NORTH PROVIDENCE EDITION | VALLEY BREEZE | AUGUST 7-13, 2019 THE VALLEY 3 It's a familiar situation for most library patrons: You walk up to the counter with a book or DVD in hand only to find out you owe money on past overdue materials. The amount is usually small, typi- cally only a few dollars. Thanks to a new automatic renew- al system that went into effect last December, that situation is becom- ing less and less frequent at libraries across the state. Overdue books and other materials eligible for renewal now automatically renew as they approach their due date, bringing relief to patrons whose forgetfulness previously resulted in fines. The new system has streamlined the renewal process and led to bet- ter customer service, but it's also caused a steep drop in revenue col- lections for libraries that previously charged fines for all overdue materi- als. For most libraries, it's a small price to pay for the convenience, but some, most of them located within the state's urban core, are raising concerns as the new policy slashes funds they once depended on to buy new books and other materials. Susan Reed is the director of the Pawtucket Public Library, where the amount collected in fines has been cut nearly in half from about $45,000 in the 2017-2018 fiscal year to $23,000 in 2018-2019. It's a sig- nificant decline in a community where the annual city budget only covers a portion of the cost of new materials, with the library forced to make up the rest with revenue col- lected on overdue books. "A lot of it goes to buying DVDs and print material for children and adults," she said. "We don't have enough from the city, so the money we get from fines is helpful." While the automatic renewals are not the only culprit behind the declining revenue – fines, she said, have been down since the network started sending out reminder noti- fications several years ago – it's the latest change in a system that increasingly favors patrons over cash-strapped libraries trying to enforce late fines on materials. In North Smithfield, Library Director Sue Dubois said she expects to collect about a third less in fines this year due to the auto- matic renewal system and other factors, but she's not worried about the impact on the library's materials budget. The budget, she said, comes from a combination of state aid and town funding with fundraising for some specific items conducted dur- ing the year. "I was never comfortable with fines to begin with," she said. "A lot of times it's used as incentive to bring things back which definitely helps, but to count on money based on people's behavior is probably not the way to go for budgeting pur- poses." Dubois serves as treasurer of the board of directors of Ocean State Libraries, the library consor- tium overseeing the interlibrary loan system in the state. Last November, consortium members took a vote as to whether or not the network should institute the new automatic renewal system as part of a software update. While a few members, including Pawtucket and Woonsocket, voted against the changes, the vast majority of mem- bers voted in favor, prompting a network-wide change that went into effect Dec. 10 of last year. Overall, local library directors said the reaction has been posi- tive as patrons have been able to focus less on fines and more on enjoying the library's services. In Cumberland, where the library requested additional funds from the town this year to make up for a pro- jected $5,000 revenue loss, Library Director Celeste Dyer said they're trying to change the library's image from a penny-pinching, silent one to a place where patrons feel comfort- able. "You just don't want to keep hav- ing those same arguments about the quarter or the 10 cents," she said. "We knew it was going to impact our fines, but we thought the good- will it would generate would be better." The same is true in Greenville, where a $3,500 drop in revenue over the past fiscal year hasn't stopped Library Director Dorothy Swain from seeing the new auto- matic renewal system as a win for patrons. "Our mantra here is public ser- vices," she said. "If it's going to enhance that, then we're all for it." In some other municipalities, penny-pinching might be the new normal if fine revenue continues to decline in the months ahead. In Pawtucket, Reed said she hasn't made her new materials purchases yet for 2019. But those purchases are coming, and with a smaller pot of revenue to work with, the deci- sions on what to keep and what to cut are going to be a little bit tough- er than they were last year. According to Dubois, fine col- lections in North Smithfield had already been declining due to the decision of several of the state's larger libraries, including the Warwick, Cranston, Providence Public and Providence Community Library systems, to stop collecting fines on some materials. Unlike the automatic renewal system, fine poli- cies differ by community, and the library that owns the material deter- mines the amount collected for a particular book. So a book returned late to a library that charges a late fine might not incur a penalty if it came by way of the interlibrary loan system from a library that does not. "It's always kind of a bone of con- tention at all our meetings," Dubois said about the differing fine policies. According to Warwick Library Director Chris LaRoux, Warwick made the decision to go fine-free on children and teen materials last summer after seeing how the sys- tem worked in Cranston. Though Warwick saw a slight drop in fine revenue, they also saw a corre- sponding rise in circulation as users who'd previously been blocked due to unpaid fines were once again able to take out materials. "We looked at our stats, and it was pretty shocking," he said. "There were, I believe, around 7,000 teens and children's cards that were blocked in Warwick. That's rather shocking because our goal, of course, was to instill a love of read- ing and get kids into reading at a younger age." The revenue decline continued as the automatic renewal system went into effect, but, due to the library's budget arrangement with the city of Warwick, the situation didn't cre- ate an immediate budget burden, LaRoux explained. The Warwick Public Library turns fines directly over to the city, so a drop in fine revenue doesn't necessarily mean a drop in funding unless the city decides to implement a correspond- ing budget cut. For now, LaRoux said, the city hasn't expressed any concern about the revenue decline, though he's not sure how city offi- cials would feel if the library decid- ed to change its fine policies for adult materials as well as children's. Other communities, such as Lincoln, use a similar system for submitting fine revenue to the towns. Lincoln Public Library Director Becky Boragine said the library has seen a decline in fine revenue since last December, but State's new automatic renewal system a win for some libraries, but others forced to pay up By LAUREN CLEM Valley Breeze Staff Writer lauren@valleybreeze.com Overdue and underfunded 'I was never comfortable with fines to begin with. A lot of times it's used as incentive to bring things back which definitely helps, but to count on money based on people's behav- ior is probably not the way to go for budgeting purposes.' SUE DUBOIS North Smithfield Library Director and board member of Ocean State Libraries THE BIRTHDAY CLUB Aug. 12 Cadyn Toner, Happy 8th Birth- day! We love you! Mom, Dad and Christian See LIBRARIES, Page 11 Share your news with thousands of our readers. Write to us at news@valleybreeze. com NOTICE OF PUBLIC SALE OF PERSONAL PROPERTY Notice is hereby given that the undersigned will sell, to satisfy lien of the owner, by public internet sale via www.StorageTreasures.com for competitive bidding to begin on July 31, 2019 at 11:00 a.m. and conclude August 14, 2019 at 4:00 p.m. via the Compass Self Storage located at 711 Branch Ave., Providence, Rhode Island 02904. e personal goods stored therein by the following may include, but are not limited to general household, furniture, boxes, clothes, and appliances. 1220 Brian Bucacci 2181 Sharon Bray 2218 Michael Bolden 2278 Victoria Hayes 7308 Sonni Young 9371 Talisha Harmon Purchases must be made with cash only and paid at the time of sale. All goods are sold as is and must be removed at the time of purchase. Compass Self Storage reserves the right to refuse any bid. Sale is subject to adjournment. STATE OF SOUTH CAROLINA IN THE COURT OF COMMON PLEAS COUNTY OF FAIRFIELD Docket No. 2019-CP-20-00204 Hampton Beaufort, Plaintiff, v. NOTICE Arthur Hull, Defendant. TO THE ABOVE-NAMED RESPONDENT, ARTHUR HULL: A Summons and Complaint have been filed in the Court of Common Pleas for Fairfield County, State of South Carolina. If you wish to object to this Summons and Complaint, you must respond in writing to the Fairfield County Court of Common Pleas, Post Office Drawer 299, Winnsboro, South Carolina 29180, and to the Office of Creighton B. Coleman, Esquire, Post Office Box 1006, Winnsboro, South Carolina 29180, within thirty (30) days of this notice of publication. You must also inform the Court of your current address and any subsequent address changes. Failure to respond within thirty (30) days of receiving notice shall constitute consent to the above-referenced Summons and Complaint and forfeiture of all your rights and obligations. COLEMAN & TOLEN, LLC Creighton B. Coleman (SC Bar # 6521) 120 West Washington Street, Post Office Box 1006 Winnsboro, South Carolina 29180 (803) 635-6884 (803) 635-9228 (facsimile) creighton@colemantolen.com Attorney for the Plaintiffs Winnsboro, South Carolina August 2, 2019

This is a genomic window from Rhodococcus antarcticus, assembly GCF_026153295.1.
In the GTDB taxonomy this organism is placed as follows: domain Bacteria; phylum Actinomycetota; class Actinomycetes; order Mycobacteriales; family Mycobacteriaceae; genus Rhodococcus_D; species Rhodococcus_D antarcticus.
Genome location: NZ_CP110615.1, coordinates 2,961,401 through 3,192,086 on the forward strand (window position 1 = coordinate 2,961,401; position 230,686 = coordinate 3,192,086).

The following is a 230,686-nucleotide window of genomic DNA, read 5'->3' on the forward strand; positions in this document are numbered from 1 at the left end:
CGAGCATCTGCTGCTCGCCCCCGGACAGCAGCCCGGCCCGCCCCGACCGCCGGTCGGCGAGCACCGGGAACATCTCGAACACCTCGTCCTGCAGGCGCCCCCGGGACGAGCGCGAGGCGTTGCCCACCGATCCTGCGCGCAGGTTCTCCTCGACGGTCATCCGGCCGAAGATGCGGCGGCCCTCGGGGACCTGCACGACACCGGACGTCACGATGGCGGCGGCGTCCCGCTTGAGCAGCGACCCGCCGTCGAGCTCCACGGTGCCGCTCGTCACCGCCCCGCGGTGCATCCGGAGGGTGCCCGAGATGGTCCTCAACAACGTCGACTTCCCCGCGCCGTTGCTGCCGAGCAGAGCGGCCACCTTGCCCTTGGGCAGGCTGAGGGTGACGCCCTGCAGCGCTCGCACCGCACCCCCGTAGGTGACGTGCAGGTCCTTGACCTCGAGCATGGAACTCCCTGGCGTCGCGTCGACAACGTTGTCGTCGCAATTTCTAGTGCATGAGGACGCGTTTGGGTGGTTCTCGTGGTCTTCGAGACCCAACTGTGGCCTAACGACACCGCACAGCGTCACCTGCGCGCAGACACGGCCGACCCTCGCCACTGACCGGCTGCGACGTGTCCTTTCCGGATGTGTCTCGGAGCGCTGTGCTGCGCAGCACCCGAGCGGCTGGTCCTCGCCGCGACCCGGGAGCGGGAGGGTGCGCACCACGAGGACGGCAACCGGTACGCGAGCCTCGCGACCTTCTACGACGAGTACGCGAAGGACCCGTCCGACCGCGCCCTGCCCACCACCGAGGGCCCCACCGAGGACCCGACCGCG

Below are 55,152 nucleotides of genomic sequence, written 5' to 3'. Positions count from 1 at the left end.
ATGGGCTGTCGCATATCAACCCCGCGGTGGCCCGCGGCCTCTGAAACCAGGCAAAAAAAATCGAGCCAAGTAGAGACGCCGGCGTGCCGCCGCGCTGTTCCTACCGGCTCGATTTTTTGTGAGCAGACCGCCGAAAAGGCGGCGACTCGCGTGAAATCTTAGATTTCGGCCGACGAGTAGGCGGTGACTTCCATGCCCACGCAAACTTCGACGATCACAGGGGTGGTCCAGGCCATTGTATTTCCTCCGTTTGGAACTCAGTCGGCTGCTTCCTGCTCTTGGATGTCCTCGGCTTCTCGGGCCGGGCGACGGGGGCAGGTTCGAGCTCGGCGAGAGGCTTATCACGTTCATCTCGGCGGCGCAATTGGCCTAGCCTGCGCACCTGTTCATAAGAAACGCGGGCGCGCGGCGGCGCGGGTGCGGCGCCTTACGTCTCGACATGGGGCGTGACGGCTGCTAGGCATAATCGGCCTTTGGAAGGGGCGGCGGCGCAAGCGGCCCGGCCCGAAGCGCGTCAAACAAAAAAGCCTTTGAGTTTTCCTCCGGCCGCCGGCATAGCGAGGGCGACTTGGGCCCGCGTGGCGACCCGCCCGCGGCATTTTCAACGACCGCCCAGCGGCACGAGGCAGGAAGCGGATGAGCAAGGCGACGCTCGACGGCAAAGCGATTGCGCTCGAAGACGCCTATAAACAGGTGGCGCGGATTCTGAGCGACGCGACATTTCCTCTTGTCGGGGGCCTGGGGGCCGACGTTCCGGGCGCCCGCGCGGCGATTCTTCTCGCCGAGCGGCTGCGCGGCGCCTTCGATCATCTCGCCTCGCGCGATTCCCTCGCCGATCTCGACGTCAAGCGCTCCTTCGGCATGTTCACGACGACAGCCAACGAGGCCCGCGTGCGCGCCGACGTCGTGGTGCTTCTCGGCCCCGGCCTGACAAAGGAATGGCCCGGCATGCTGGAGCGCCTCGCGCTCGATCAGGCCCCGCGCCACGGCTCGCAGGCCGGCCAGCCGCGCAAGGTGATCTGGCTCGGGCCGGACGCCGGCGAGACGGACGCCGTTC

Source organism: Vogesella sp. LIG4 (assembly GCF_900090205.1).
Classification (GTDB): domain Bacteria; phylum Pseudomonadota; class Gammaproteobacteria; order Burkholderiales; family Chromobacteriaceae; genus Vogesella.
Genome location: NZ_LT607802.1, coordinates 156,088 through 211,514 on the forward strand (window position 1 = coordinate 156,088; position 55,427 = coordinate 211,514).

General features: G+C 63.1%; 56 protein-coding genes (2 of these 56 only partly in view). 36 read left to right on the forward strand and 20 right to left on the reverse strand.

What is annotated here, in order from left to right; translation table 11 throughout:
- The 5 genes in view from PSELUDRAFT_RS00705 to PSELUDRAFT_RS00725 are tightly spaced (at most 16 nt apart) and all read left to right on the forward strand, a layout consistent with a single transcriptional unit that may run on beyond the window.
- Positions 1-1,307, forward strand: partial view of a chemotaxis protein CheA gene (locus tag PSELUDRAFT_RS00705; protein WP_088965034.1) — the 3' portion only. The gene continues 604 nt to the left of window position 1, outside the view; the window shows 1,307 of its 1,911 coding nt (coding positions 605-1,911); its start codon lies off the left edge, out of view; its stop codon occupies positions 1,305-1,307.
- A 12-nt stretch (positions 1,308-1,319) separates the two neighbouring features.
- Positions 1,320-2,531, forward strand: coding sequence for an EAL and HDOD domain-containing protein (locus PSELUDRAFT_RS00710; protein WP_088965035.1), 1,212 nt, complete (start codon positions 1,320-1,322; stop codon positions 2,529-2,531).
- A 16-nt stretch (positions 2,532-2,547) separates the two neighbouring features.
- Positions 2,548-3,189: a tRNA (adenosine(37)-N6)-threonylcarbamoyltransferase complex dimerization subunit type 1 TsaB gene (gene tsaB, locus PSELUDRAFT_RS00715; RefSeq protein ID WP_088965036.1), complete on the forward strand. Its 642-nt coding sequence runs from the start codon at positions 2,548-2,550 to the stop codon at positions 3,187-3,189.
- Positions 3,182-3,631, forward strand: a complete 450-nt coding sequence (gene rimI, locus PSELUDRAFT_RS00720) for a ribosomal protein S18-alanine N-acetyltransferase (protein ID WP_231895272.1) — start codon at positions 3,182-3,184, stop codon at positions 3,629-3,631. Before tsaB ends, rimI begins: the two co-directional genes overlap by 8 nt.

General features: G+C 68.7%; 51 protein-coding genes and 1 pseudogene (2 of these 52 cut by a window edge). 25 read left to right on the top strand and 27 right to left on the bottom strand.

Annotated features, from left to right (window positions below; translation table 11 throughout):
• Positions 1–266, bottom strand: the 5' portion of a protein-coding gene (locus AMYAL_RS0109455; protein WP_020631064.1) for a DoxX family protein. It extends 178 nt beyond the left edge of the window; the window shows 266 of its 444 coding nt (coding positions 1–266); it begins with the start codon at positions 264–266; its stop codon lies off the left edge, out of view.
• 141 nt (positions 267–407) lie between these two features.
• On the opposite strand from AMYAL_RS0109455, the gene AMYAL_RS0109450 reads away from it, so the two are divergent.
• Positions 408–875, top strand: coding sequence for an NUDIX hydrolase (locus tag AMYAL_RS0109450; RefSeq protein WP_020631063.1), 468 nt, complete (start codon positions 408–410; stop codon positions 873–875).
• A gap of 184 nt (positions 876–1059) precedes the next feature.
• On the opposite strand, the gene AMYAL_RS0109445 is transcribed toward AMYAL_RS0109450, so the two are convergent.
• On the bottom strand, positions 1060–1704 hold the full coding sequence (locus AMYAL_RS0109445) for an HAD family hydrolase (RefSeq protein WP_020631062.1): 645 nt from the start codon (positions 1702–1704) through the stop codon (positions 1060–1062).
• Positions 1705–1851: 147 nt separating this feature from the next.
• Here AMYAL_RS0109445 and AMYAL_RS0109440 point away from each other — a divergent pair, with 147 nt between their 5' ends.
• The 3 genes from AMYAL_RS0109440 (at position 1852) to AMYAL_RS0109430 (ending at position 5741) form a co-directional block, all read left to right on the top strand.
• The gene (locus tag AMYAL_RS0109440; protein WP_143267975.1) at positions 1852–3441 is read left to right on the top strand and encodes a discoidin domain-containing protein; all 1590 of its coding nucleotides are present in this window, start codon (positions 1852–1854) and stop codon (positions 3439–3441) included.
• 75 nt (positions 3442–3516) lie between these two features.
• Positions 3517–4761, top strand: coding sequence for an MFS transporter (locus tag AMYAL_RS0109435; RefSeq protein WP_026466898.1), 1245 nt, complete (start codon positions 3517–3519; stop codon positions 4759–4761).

Articles in this issue

Links on this page

Archives of this issue

view archives of Valley Breeze - The North Providence Breeze 08-07-2019